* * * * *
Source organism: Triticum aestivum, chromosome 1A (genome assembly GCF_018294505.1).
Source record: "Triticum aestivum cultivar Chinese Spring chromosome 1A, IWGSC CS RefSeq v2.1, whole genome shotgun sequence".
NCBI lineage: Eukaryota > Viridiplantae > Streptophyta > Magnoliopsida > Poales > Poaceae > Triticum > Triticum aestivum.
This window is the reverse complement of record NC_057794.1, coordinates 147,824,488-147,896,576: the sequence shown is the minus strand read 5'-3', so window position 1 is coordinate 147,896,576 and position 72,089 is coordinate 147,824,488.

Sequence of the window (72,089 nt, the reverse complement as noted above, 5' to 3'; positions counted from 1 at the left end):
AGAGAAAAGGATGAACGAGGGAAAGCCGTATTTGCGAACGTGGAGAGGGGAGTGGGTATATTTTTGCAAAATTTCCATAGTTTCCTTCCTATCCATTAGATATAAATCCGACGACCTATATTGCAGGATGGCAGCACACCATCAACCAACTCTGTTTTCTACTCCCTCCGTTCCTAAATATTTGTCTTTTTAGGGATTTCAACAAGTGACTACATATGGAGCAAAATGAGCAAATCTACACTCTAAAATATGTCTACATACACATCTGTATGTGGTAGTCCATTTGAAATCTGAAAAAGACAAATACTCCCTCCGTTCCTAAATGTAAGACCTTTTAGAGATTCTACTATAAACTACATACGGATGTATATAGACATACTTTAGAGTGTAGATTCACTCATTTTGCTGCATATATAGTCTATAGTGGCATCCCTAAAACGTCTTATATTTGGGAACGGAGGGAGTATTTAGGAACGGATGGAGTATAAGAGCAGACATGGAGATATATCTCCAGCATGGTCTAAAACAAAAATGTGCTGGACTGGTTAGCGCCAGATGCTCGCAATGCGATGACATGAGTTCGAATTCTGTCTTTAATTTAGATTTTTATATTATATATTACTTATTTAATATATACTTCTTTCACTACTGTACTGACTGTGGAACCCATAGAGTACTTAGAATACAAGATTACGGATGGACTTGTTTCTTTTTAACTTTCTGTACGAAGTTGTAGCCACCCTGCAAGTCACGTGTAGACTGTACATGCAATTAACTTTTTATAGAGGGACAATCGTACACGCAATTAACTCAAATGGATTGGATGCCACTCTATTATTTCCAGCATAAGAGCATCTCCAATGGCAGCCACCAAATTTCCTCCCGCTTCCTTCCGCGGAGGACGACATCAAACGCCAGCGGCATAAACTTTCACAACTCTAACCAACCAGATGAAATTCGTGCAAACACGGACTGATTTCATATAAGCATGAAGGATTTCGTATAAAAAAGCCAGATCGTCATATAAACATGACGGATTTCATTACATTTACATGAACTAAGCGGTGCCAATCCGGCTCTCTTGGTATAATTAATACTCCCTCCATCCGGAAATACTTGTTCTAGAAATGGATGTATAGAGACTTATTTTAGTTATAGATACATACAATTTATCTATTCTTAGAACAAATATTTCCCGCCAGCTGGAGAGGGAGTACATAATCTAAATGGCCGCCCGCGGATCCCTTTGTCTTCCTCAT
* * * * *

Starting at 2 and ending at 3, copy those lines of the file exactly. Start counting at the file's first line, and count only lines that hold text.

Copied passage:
Source record: "Triticum aestivum cultivar Chinese Spring chromosome 1A, IWGSC CS RefSeq v2.1, whole genome shotgun sequence".
NCBI lineage: Eukaryota > Viridiplantae > Streptophyta > Magnoliopsida > Poales > Poaceae > Triticum > Triticum aestivum.